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Envisioning the future of post-coup Myanmar

Ambassador U Kyaw Moe Tun, National Unity Government Deputy Minister U Moe Zaw Oo, and women’s activist Khin Lay visited Duke to shed light on the current state of Myanmar under military rule and their work for a future federal democratic government.

“The resistance we have, it’s really homegrown, people-centered,” said Ambassador U Kyaw Moe Tun about the opposition to Myanmar’s military-dominated political system during an event hosted by the Duke Center for International Development (DCID), Duke Asian/Pacific Studies Institute and Duke’s Office of Global Affairs.

The ambassador, who serves as the permanent representative of Myanmar to the United Nations, was joined by U Moe Zaw Oo, Deputy Minister of Foreign Affairs for the National Unity Government of Myanmar (NUG), and Khin Lay, co-founder of the Women Advocacy Coalition-Myanmar, for “Envisioning the Future of Post-Coup Myanmar,” a panel discussion moderated by Edmund Malesky, professor of political economy and director of DCID.

The group spoke to an audience of local Burmese community members and Duke students, faculty and staff about the 2021 Myanmar coup d'état, the strengthening resistance to the violent governing junta, and the work and vision of the NUG for a democratic Myanmar.

As the executive government for Myanmar’s democratic interim institutions, the NUG hopes to create a federal democratic system with a new constitution and leadership that is not obligated to the National League for Democracy, which was overthrown in the coup d'état. Recognizing the country’s diverse population with 135 indigenous ethnic groups and eight major national races, the NUG looks to establish a federal union and is working with ethnic and minority groups to create a federal democracy charter.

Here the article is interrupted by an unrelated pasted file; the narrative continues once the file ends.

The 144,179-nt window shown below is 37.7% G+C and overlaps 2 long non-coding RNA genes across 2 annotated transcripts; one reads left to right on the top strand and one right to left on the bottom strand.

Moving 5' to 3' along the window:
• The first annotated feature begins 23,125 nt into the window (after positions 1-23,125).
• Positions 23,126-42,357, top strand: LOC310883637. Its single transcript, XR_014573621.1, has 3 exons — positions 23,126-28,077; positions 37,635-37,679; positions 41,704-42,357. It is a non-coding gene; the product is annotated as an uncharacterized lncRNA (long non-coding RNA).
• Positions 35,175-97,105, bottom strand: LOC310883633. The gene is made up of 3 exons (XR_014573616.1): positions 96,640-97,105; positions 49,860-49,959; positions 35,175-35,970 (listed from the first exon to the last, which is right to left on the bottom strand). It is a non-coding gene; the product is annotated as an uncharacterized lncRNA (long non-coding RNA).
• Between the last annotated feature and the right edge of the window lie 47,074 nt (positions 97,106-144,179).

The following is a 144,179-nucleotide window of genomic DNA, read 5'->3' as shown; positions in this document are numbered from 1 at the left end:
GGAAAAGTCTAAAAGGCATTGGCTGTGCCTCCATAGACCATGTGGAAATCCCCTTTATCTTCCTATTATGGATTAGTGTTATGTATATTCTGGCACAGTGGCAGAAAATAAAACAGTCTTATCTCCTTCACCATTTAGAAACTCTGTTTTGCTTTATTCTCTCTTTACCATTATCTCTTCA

This inclusive process includes the Rohingya, a Muslim ethnic minority group who has been denied Myanmar citizenship and has long faced institutionalized discrimination and violence. U Moe Zaw Oo confirmed the Rohingya will have status and representation in the new government.

“We need to draft a new constitution, which is democratic, which is federal, which is acceptable to all ethnic groups, including minorities,” U Moe Zaw Oo said. “The NUG wants to be a national unity government…we are trying to include as many representatives as possible.”

Khin Lay added, “Now is a right time to walk together to found our nation, together in terms of race, religion and gender identity.”

She stressed that women must be included in the constitutional process and represented in the government while warning against tokenism. “We don’t need tokenism,” she said. “We want meaningful, genuine participation and respect.”

She also expressed the need to fight patriarchal systems, establish a military code of conduct, and address the country’s prevalent sexual and gender-based violence.

“It is very clear that we have to respect each other…and do [it] based on humanity and mutual respect…that is a basic general principle that we should pursue for the reconciliation of Myanmar,” U Kyaw Moe Tun said.

To bring the NUG’s vision to a reality, U Kyaw Moe Tun said support is needed from outside Myanmar to address the junta’s civilian attacks and human rights violations. While our resistance is homegrown, we really need help from the international community, he noted.

The ambassador asked for assistance in pressuring governments and intergovernmental organizations, including the Association of Southeast Asian Nations, to address the situation in Myanmar.

“Please help us whatever way that you can to push your community [and] your government to help the people of Myanmar to shorten the suffering that we are facing,” he urged.